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Steelers motivated by talk of Browns being AFC North favorite

LATROBE, Pa. -- Troy Polamalu still isn't practicing because of a sore hamstring, Daniel Sepulveda is all but certain to miss the season with a knee injury and Casey Hampton's weight training isn't nearly over.

Not much of a first week of training camp for the Pittsburgh Steelers, was it?

Then comes this: The Steelers have averaged more than 10 wins per season since Heinz Field opened in 2001, yet they keep hearing how the Cleveland Browns -- who have beaten them only twice since the 1990s -- are ready to overtake them in the AFC North.

The Browns missed the playoffs last season despite owning the same record (10-6) as the Steelers, mostly because two of those six Cleveland defeats were to Pittsburgh. The Steelers won the season opener 34-7 in Cleveland and the rematch in Pittsburgh 31-28.

No matter, the Browns are the chic pick in the division, now that they finally seem to have found a quarterback they can win with in Derek Anderson and Brady Quinn looks ready to take over if anything happens to Anderson.

Even if recent history doesn't support that conjecture, given how the Steelers haven't lost to Cleveland in nearly five years. Only three Steelers players -- Hines Ward, Deshea Townsend and Aaron Smith -- were around when they lost to Cleveland in 1999 and 2000.

No doubt the Steelers need a whole lot of convincing before they're ready to concede the Browns should win the AFC North, considering Cleveland hasn't won a division championship since 1989, when former Steelers coach Chuck Noll still was two years away from retirement.

"Any team can look good on paper. You can't really worry about that," said Hampton, who remained on the sidelines Saturday because of weight problems that have sidelined him since camp began last Sunday.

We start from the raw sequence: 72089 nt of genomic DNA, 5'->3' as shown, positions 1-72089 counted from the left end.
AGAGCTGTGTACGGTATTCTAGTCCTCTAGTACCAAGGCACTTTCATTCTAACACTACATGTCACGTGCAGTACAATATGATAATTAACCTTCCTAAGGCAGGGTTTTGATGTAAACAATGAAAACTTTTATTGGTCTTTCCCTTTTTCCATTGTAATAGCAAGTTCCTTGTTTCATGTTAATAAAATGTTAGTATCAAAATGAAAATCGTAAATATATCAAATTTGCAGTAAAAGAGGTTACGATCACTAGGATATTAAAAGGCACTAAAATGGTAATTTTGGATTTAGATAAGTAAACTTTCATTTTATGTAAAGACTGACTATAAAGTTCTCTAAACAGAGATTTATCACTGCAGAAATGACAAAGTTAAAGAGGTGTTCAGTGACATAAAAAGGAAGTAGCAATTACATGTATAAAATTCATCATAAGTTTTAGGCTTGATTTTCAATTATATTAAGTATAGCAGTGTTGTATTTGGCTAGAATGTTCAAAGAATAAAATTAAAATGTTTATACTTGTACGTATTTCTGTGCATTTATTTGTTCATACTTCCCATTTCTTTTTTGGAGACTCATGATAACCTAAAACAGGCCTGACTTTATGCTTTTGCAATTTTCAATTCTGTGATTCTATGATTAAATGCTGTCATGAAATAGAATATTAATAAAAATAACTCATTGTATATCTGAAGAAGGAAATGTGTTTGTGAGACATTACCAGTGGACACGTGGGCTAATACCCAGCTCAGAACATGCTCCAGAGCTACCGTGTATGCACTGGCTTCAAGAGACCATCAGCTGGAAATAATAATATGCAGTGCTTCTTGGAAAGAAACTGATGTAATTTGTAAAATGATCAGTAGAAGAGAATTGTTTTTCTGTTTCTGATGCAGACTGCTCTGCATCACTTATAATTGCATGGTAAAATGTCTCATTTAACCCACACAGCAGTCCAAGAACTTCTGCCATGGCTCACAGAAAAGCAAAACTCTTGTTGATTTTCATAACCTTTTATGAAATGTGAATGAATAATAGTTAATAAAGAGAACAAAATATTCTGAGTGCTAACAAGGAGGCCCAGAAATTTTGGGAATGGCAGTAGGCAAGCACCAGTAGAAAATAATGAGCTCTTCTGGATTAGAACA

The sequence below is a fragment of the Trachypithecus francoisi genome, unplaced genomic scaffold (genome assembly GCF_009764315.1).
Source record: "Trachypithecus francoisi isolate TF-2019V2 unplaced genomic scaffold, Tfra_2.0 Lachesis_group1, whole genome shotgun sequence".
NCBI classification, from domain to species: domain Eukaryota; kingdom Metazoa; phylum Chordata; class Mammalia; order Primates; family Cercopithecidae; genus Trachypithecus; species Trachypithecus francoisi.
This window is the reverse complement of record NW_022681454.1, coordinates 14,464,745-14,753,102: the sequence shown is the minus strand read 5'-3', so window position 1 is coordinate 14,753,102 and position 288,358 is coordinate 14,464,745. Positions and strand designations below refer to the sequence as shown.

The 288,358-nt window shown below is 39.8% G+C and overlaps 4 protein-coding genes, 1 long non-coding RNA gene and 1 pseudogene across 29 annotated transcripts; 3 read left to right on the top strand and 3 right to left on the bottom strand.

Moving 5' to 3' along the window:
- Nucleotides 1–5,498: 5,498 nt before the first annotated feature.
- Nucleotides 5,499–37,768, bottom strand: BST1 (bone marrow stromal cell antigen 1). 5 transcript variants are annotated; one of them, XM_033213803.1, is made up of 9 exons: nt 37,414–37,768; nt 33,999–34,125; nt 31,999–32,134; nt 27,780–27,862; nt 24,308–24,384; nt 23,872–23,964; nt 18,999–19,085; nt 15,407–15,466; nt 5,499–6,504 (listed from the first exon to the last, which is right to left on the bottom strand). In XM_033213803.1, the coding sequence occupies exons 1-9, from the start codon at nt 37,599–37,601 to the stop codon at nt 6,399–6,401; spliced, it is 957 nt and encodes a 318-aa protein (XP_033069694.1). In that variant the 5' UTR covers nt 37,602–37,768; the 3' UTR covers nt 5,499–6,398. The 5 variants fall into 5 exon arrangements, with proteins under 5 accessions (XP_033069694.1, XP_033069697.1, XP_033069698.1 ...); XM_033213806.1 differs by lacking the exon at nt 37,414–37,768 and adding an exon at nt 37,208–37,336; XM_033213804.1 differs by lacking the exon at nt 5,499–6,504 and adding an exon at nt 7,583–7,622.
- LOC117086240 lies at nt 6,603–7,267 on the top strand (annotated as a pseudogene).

The Steelers never have much trouble getting motivated to play the Browns, despite their recent domination of them, and several players said all this Browns-are-the favorites talk adds incentive that's really not needed.

"We like being the underdog. When you're the underdog, you've got something to prove," defensive end Brett Keisel said. "We're happy where we're at; we're happy with our team."

Pittsburgh goes into the season after being one-and-done during its fifth playoff appearance in seven seasons, losing to Jacksonville not only in its final regular-season home game but also in a wild-card playoff matchup. The Steelers had never lost twice at home to a team in a single season, and they appear to be deriving more incentive from that than they are from the speculation Cleveland is better than they are.

"For me, I don't want anything less than a Super Bowl," Ward said of all the who's-better chatter. "Anything less than a Super Bowl is a bad year."

Defensive end Aaron Smith laughed at the suggestion the Browns' ascension coincides with a decline in the Steelers, an aging team on defense.

"Predictions don't mean anything, until you line them up," he said.

Copyright 2008 by The Associated Press

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